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County GOP legislator is at center of voter photo ID, tax credit debates

This article first appeared in the St. Louis Beacon, April 15, 2010 - State Rep. John Diehl, former chairman of the St. Louis County Election Board, is the chief sponsor of a House bill that makes another stab at requiring Missourians to show a government-issued photo ID from Missouri or the federal government before they can vote.

The bill, which won first-round approval from the full chamber on Wednesday, offers "a middle-of-the road, common-sense approach,'' said Diehl, R-Town and Country. He contended that the bill, HB1966, also addresses the legal questions that prompted the Missouri Supreme Court to strike down an earlier version -- signed into law by then-Gov. Matt Blunt -- in 2006.

Critics disagree. But in an apparent quest to woo some of them, Diehl's bill also would allow absentee voting for any reason during a four-day period (Saturday-Wednesday, excluding Sunday) that would begin 10 days before the election.

Now, Missourians who vote absentee must swear that their situation meets one of the state's strict requirements (such as being out of their voting jurisdiction on Election Day), although many experts and politicians suspect that many absentee voters in Missouri actually lie to vote early.

But voting isn't the only issue that is putting Diehl, a first-termer, in the news. He's also a major player in the legislative fight over tax credits and an upcoming one over contractors' property liens.

Last week, for example, Diehl and House Majority Leader Pro Tem Steve Tilley, R-Perryville, were spotted in Clayton meeting with corporate executives and developers described by Diehl as "stakeholders'' in the tax-credit fight.

In the tax-credit battle, Diehl is acting on behalf of many urban Democratic officials -- such as St. Louis Mayor Francis Slay -- who oppose efforts by Gov. Jay Nixon, a Democrat, and some outstate legislators to cut back on their use.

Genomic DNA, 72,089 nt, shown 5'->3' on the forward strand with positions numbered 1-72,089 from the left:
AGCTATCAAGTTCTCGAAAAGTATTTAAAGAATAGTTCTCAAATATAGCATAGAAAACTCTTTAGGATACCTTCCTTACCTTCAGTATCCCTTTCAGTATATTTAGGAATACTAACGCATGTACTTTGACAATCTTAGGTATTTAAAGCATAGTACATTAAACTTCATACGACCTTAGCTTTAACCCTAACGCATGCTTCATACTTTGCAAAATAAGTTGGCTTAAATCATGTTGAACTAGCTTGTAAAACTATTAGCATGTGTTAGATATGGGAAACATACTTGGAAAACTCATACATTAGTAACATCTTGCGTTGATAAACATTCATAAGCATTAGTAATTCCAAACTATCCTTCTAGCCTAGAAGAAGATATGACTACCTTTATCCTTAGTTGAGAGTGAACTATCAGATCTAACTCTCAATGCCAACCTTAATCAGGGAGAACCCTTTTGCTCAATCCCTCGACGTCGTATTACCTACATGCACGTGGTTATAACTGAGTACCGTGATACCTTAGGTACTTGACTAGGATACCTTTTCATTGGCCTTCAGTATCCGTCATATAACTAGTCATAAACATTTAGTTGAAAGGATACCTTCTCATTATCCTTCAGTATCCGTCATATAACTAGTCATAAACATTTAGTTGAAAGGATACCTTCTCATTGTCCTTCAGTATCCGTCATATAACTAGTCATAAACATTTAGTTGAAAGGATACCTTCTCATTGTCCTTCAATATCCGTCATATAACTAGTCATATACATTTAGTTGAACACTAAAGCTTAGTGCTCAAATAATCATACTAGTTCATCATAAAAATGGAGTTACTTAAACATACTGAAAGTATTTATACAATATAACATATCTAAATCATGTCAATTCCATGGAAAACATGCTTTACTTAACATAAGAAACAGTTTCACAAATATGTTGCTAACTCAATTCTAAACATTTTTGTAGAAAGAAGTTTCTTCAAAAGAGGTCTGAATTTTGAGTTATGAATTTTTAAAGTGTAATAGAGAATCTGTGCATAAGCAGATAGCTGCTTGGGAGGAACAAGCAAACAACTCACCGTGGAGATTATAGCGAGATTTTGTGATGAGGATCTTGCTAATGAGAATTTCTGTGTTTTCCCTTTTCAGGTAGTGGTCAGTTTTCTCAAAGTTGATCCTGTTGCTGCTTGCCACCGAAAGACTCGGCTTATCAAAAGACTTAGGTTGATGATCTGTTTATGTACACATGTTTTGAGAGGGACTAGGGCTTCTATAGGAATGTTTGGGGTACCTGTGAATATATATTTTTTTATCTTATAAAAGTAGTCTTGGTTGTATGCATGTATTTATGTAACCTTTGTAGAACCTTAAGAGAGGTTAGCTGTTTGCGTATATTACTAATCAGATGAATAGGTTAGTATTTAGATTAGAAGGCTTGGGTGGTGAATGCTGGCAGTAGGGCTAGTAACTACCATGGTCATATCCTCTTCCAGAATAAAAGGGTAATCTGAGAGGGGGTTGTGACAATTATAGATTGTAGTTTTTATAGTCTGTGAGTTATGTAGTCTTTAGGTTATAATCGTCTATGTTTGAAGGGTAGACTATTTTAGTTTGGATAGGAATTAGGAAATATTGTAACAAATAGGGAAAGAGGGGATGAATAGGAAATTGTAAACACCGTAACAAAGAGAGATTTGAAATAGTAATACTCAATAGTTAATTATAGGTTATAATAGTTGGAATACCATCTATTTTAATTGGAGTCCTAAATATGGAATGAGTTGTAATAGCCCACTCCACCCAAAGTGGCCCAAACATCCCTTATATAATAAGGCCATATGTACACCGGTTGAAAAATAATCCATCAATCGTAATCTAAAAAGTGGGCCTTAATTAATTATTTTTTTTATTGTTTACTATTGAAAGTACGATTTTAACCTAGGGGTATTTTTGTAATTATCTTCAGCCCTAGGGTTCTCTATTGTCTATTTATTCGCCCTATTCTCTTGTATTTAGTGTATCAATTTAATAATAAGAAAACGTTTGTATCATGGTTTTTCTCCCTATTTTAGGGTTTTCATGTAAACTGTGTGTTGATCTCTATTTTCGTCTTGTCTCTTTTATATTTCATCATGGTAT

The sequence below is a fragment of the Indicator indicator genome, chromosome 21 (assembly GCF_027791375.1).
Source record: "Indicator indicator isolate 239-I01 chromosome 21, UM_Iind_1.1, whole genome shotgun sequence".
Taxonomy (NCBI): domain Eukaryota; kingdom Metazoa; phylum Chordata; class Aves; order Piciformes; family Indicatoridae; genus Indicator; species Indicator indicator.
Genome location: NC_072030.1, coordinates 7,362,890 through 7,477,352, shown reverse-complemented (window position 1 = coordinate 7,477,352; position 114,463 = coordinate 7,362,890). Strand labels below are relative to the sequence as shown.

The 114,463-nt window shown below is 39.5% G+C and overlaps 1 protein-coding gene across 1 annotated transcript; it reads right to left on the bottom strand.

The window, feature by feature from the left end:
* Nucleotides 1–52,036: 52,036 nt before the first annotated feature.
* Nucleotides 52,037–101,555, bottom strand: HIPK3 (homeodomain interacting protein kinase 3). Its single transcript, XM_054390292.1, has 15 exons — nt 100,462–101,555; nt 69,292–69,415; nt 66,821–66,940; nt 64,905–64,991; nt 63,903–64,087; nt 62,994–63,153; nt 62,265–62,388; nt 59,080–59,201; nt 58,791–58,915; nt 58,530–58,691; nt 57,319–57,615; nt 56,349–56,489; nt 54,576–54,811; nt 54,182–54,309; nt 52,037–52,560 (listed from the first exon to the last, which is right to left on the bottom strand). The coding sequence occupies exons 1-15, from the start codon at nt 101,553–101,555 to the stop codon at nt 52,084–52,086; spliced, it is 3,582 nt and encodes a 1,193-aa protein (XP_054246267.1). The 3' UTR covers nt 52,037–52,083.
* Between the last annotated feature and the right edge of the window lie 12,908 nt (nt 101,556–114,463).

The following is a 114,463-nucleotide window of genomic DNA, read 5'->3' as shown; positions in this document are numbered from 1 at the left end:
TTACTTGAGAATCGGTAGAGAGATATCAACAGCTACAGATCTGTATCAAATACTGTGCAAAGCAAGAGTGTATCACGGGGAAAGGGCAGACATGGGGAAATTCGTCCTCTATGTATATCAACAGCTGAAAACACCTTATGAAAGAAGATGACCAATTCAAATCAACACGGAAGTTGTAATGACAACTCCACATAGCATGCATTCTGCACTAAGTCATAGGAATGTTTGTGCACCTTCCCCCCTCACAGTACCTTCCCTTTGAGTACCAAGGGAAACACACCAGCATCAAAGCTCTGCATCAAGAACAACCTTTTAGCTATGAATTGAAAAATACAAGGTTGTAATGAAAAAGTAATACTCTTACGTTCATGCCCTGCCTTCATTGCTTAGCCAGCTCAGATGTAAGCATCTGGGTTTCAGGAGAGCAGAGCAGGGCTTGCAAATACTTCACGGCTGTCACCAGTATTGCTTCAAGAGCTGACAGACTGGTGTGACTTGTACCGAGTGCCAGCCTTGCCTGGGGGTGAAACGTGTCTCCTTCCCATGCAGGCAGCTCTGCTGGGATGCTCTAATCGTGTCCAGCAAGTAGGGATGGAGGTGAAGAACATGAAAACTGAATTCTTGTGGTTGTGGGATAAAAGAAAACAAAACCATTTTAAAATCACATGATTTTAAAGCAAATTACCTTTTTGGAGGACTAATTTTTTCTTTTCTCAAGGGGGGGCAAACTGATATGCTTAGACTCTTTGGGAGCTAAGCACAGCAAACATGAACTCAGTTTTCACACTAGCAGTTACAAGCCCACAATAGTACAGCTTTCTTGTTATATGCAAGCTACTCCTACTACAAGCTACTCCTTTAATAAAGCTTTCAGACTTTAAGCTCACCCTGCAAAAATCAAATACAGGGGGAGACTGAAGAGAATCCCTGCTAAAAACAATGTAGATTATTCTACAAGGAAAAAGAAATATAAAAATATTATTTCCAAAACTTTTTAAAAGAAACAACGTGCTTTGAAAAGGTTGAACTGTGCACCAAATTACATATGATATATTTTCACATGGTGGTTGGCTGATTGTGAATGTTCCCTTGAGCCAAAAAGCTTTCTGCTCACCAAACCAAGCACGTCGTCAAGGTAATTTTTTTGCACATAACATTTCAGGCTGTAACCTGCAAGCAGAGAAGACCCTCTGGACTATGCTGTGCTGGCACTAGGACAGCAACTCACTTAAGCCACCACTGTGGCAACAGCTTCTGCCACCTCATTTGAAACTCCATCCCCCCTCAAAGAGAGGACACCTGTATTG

The governor and his allies say that Missouri can't afford to grant tax breaks of more than $200 million a year to developers, restorers of historic buildings and others. Diehl and his allies, including Slay, say slashing the tax credits will hurt state coffers by discouraging economic redevelopment.

Diehl also sided with Slay and St. Louis Democrats in their unsuccessful quest to persuade the Legislature to end the 150-year state control of the St. Louis Police Department.

Diehl cites such efforts as evidence that he can seek common ground with Democrats.

And in the coming weeks, Diehl expects to tangle with contractors and subcontractors over his bill aimed at curbing surprise property liens, which he says have become a major problem in the St. Louis area as home-construction firms have folded for financial reasons.

Election Board post influences views on voter ID 

Diehl, 44, is in the midst of his first term in a safe Republican seat. But there are already rumors that he is expected to move up the ranks of House Republicans in 2011, by gaining either a leadership post or key committee chairmanship.

Diehl declined Wednesday night to discuss such speculation. But he did acknowledge that he's enjoying his legislative job, even if it is challenging "to juggle career and my family."

Married with three children, Diehl is a partner in the St. Louis law firm of Armstrong Teasdale LLC.

Although a staunch Republican, Diehl generally won praise for his four-year stint as head of the St. Louis County Election Board.

Among other things, he oversaw the county's difficult switch from punch-card ballots to the current system of optical scan and touch screens. Arguably the biggest controversy during his stint was the board's firing of longtime county Democratic elections director Judy Taylor, who later filed suit.

Diehl says that in his Election Board post, where he dealt with a bipartisan board and staff, "you have to forge bipartisan consensus."

He contends that he has tried to use that same approach with the photo ID/early voting bill.

While discounting Democratic critics who Diehl said brought up "the same tired arguments,'' he added that he understands some of the concerns about legitimate voters who can't obtain government-issued photo IDs for physical, financial or religious reasons.